* LUKOIL and Saras among 4-5 firms to supply gasoline -NOC
* Motor Oil Hellas and Tamoil also awarded volumes -traders
* Traders Vitol and Glencore won supply tenders for Nov, Dec
(Adds quote, detail)
By Jessica Donati and Emma Farge
LONDON, Dec 16 Libya's National Oil
Corporation (NOC) said on Friday Russia's LUKOIL and
Italy's Saras were among a pool of four or five firms
chosen to supply the country with up to three million tonnes of
gasoline in 2012.
"The best offers have been decided and we have informed the
companies that their offers have been accepted," a senior source
at the NOC said.
LUKOIL and Saras beat up to 35 other companies in the
scramble to establish ties with Libya's new oil chiefs.
Additional volumes had also been awarded to Greek refiner
Motor Oil Hellas and Netherlands-based Tamoil,
according to trading sources.
The NOC confirmed a Greek refiner was among the chosen
firms, winning a contract to supply around one cargo per month.
Further details on individual volumes assigned were unavailable.
"It depends, according to their offers. Some firms have
offered more than others," the NOC source said.
Libya's oil industry is rapidly recovering from an
eight-month civil war that forced its oil production to a
virtual standstill for much of the year.
Libya was Africa's third largest producer before the war,
pumping around 1.6 million barrels per day of crude oil and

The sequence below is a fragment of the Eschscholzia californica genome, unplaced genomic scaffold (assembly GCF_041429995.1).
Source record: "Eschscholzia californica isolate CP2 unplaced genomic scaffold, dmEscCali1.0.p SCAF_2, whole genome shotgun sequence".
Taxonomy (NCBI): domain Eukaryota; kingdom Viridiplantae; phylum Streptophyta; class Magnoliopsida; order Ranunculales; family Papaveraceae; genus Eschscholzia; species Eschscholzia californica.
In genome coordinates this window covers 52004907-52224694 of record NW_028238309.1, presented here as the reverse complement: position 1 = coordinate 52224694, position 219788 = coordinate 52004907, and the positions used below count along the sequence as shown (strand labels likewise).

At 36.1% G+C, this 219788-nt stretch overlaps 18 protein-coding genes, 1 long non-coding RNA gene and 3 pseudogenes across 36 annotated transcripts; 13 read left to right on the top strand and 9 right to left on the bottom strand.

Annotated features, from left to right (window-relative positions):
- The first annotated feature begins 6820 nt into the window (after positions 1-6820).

exporting about 1.3 million bpd, mostly to European clients.
Exceeding expectations worldwide, the country's oil output
has hit 1 million barrels per day, its oil minister said earlier
this week after an OPEC meeting.
TRADERS OR REFINERS?
The decision to award the volumes to key refiners in the
Mediterranean marks a turning point after trading houses
supplied Libya with the bulk of its products during the past
It is also a further sign that Libya's oil industry is
resuming its pre-war activities. The NOC on Thursday named 10
companies that will get priority access to term supplies of its
These included traditional buyers among Europe's refiners
that stood by the country's new leaders in its civil war.
A source at a trading house said that the gasoline tender
results had not come as a surprise.
"Libya should be supplied by refiners, doesn't work for
traders," he said.
Trading houses Vitol and Glencore were chosen in
the past two months to supply Libya's government with fuel until
the end of 2011 in a move that was seen as increasing their
chances of snapping up crude oil deals for the following year.
But the NOC has traditionally only signed term contracts
with end-users and oil trading companies did not appear on the
initial list of allocations.
On the other hand, Libya's powerful oil body has said it may
yet award further volumes of crude oil to traders such as Vitol
and Glencore in future.
Libya's oil exports remain well below pre-war levels of
around 1.3 million bpd, but outward flows were expected to have
risen to around 500,000 bpd by December, more than double the
previous month's rate.
And while oil companies scramble for resources in the week
ahead, when negotiations for the delivery of distillate products
like diesel and fuel oil take place in Istanbul, the struggle in
Libya to keep the country united continues.
(Reporting by Jessica Donati and Emma Farge, additional
reporting by Simon Falush; Editing by Anthony Barker)